‘Tis autumn: the seasonal rebirth, the onset of rainfall. The colours begin their transformation, and the trees start to shed. And Fido and Fluffy are itching, scratching away again. Yep, it’s flea season. In general, flea season commences early spring and ends late autumn, but fleas’ peak activity remains between late summer and early autumn in most of Canada.[/blox_text][blox_text animation=”none”]
Why you should be concerned about fleas.
It is extremely important to protect your pets from fleas. Fleas are not only a discomfort for your pets, but are actually amongst the most common causes of skin disease in both cats and dogs, and can become a serious issue. Fleas are huge culprits for transmitting diseases, causing hair loss, anemia, and rash. Not to mention conditions can be much worse if your pet has a flea allergy.
The quickest way to check for fleas is to look for small black particles in the area of your pet’s tail, and make sure to also examine their sleeping areas and kennels. If your pet looks like he or she is safe from harm, it would still be wise to take precautionary steps.[/blox_text][/blox_column][/blox_row]
Five tips to keep the pesky fleas at bay.[/blox_text][blox_text animation=”none”]
1. Bathe your dog regularly.
The general rule of thumb on the frequency of bathing your dog is once a month. But it’s okay to bathe your dog more often as long as you’re using a hydrating and high-quality shampoo that won’t dry out your pooch’s skin. Getting rid of odours and grime can actually help keep fleas away. And besides, can you really leave your dog unbathed for more than a month as the weather gets wetter and muddier?
2. Avoid mucky dog parks.
Dog parks are perfectly fine, but from experience, as a frequent dog park goer, certain dog parks do get littered with dog poop by irresponsible dog owners. If you and Fido are dog park regulars, keep a close eye, and frequent baths are all the more important.[/blox_text][/blox_column][blox_column width=”1/2″][blox_text animation=”none”]
1. Give your cat a good rinse.
We already know cats hate water and are great at self-grooming, but if your cat frequents the outdoors, you’ll definitely still want to keep it clean! Give your cat a good rinse, and opt for a flea-repellent shampoo with infused lavender or citrus. This would benefit dogs as well, but because cats aren’t bathed nearly as often, a flea-repellent shampoo would be particularly beneficial.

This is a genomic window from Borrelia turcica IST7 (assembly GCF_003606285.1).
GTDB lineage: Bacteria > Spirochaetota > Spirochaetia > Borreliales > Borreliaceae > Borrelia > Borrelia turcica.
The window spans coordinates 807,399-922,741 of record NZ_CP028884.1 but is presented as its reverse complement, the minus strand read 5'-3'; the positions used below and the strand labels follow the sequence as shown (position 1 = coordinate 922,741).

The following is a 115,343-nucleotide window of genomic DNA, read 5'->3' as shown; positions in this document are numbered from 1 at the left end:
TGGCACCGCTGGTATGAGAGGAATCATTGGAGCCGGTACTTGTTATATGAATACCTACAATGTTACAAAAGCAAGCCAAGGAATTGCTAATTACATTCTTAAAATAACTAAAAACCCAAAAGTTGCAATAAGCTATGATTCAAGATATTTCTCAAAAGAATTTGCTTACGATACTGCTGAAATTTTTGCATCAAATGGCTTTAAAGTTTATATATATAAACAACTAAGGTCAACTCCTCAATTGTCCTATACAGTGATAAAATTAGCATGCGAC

2. Limit outdoor activity.
Fleas are much more common in outdoor cats than indoor cats. If you have an outdoor cat, it might be a good idea to keep Fluffy indoor for a while as fleas may be firmly established where your cat frequents most. The good news is, outdoor flea control is probably a lot easier than indoor flea control![/blox_text][/blox_column][/blox_row]
For both dog and cats:
3. Use a flea comb.
Both dogs and cats will benefit from a good flea comb session. Make sure the comb gets close to the skin and work out the hair slowly, and remember to check for hiding spots like under the tail, armpits, skin creases, etc. And have a pail of soapy, warm water ready to drown any fleeing fleas.
4. Clean your house and your yard.
Not to sound like a mom nagging a teenager, but seriously, clean your house and your yard! A flea can lay about fifty eggs a day, so the longer you put off vacuuming and mopping, the stronger that flea army is becoming. Use a home-safe and pet-safe flea repellent to clean the house. And don’t neglect the yard! Get rid of any leaf piles, debris, and any clutters that fleas may be likely to aggregate.
5. Use flea repellents.
This one seems all too obvious, but make sure the product you’re using is safe for you and your pets. Vinegar sprays, essential oil shampoos, and diatomaceous earth are all popular natural ways to get rid of fleas. Diatomaceous earth is a natural, non-toxic substance made from crushed fossils of freshwater and marine life. While deadly to insects, this substance is completely safe for animals.
Hopefully these tips will get your loved ones through the flea season. But when in doubt, ask your veterinarian or a professional. If a flea infestation gets serious, a professional advice would be more than necessary.[/blox_text][/blox_column][/blox_row]